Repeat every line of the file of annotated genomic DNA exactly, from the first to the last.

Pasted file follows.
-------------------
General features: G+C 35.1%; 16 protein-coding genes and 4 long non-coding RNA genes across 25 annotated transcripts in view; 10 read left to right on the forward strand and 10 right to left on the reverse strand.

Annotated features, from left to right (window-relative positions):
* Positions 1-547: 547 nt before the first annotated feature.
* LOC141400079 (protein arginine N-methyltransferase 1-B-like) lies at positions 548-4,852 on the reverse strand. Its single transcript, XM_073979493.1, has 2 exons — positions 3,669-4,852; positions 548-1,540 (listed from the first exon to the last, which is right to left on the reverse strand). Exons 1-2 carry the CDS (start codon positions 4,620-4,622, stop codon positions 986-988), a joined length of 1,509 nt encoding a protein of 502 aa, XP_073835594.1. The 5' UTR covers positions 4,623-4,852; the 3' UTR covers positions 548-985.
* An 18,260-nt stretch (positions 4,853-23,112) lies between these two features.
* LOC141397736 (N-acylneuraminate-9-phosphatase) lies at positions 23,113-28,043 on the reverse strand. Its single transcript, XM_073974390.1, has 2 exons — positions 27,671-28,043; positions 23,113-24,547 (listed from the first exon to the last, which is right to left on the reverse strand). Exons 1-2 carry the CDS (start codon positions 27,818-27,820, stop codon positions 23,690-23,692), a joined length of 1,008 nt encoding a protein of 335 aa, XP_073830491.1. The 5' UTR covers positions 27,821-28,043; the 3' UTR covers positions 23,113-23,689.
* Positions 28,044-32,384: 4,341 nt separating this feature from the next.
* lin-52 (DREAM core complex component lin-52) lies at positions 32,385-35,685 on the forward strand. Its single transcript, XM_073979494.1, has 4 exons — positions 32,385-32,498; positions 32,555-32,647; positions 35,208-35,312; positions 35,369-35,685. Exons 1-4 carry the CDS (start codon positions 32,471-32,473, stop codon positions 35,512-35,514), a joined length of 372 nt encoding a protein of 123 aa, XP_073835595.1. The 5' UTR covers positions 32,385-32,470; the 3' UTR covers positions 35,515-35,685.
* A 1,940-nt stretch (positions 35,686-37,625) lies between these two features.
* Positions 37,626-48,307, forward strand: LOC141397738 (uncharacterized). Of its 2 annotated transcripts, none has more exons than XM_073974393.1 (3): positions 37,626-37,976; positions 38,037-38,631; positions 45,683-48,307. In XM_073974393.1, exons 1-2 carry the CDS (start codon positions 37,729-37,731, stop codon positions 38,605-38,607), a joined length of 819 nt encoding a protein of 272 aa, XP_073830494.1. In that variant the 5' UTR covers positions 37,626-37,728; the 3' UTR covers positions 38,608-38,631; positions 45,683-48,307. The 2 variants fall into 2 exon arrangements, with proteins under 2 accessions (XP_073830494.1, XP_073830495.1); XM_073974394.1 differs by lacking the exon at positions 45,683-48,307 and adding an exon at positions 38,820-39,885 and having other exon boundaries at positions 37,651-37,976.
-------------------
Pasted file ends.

General features: G+C 35.1%; 16 protein-coding genes and 4 long non-coding RNA genes across 25 annotated transcripts in view; 10 read left to right on the forward strand and 10 right to left on the reverse strand.

Annotated features, from left to right (window-relative positions):
* Positions 1-547: 547 nt before the first annotated feature.
* LOC141400079 (protein arginine N-methyltransferase 1-B-like) lies at positions 548-4,852 on the reverse strand. Its single transcript, XM_073979493.1, has 2 exons — positions 3,669-4,852; positions 548-1,540 (listed from the first exon to the last, which is right to left on the reverse strand). Exons 1-2 carry the CDS (start codon positions 4,620-4,622, stop codon positions 986-988), a joined length of 1,509 nt encoding a protein of 502 aa, XP_073835594.1. The 5' UTR covers positions 4,623-4,852; the 3' UTR covers positions 548-985.
* An 18,260-nt stretch (positions 4,853-23,112) lies between these two features.
* LOC141397736 (N-acylneuraminate-9-phosphatase) lies at positions 23,113-28,043 on the reverse strand. Its single transcript, XM_073974390.1, has 2 exons — positions 27,671-28,043; positions 23,113-24,547 (listed from the first exon to the last, which is right to left on the reverse strand). Exons 1-2 carry the CDS (start codon positions 27,818-27,820, stop codon positions 23,690-23,692), a joined length of 1,008 nt encoding a protein of 335 aa, XP_073830491.1. The 5' UTR covers positions 27,821-28,043; the 3' UTR covers positions 23,113-23,689.
* Positions 28,044-32,384: 4,341 nt separating this feature from the next.
* lin-52 (DREAM core complex component lin-52) lies at positions 32,385-35,685 on the forward strand. Its single transcript, XM_073979494.1, has 4 exons — positions 32,385-32,498; positions 32,555-32,647; positions 35,208-35,312; positions 35,369-35,685. Exons 1-4 carry the CDS (start codon positions 32,471-32,473, stop codon positions 35,512-35,514), a joined length of 372 nt encoding a protein of 123 aa, XP_073835595.1. The 5' UTR covers positions 32,385-32,470; the 3' UTR covers positions 35,515-35,685.
* A 1,940-nt stretch (positions 35,686-37,625) lies between these two features.
* Positions 37,626-48,307, forward strand: LOC141397738 (uncharacterized). Of its 2 annotated transcripts, none has more exons than XM_073974393.1 (3): positions 37,626-37,976; positions 38,037-38,631; positions 45,683-48,307. In XM_073974393.1, exons 1-2 carry the CDS (start codon positions 37,729-37,731, stop codon positions 38,605-38,607), a joined length of 819 nt encoding a protein of 272 aa, XP_073830494.1. In that variant the 5' UTR covers positions 37,626-37,728; the 3' UTR covers positions 38,608-38,631; positions 45,683-48,307. The 2 variants fall into 2 exon arrangements, with proteins under 2 accessions (XP_073830494.1, XP_073830495.1); XM_073974394.1 differs by lacking the exon at positions 45,683-48,307 and adding an exon at positions 38,820-39,885 and having other exon boundaries at positions 37,651-37,976.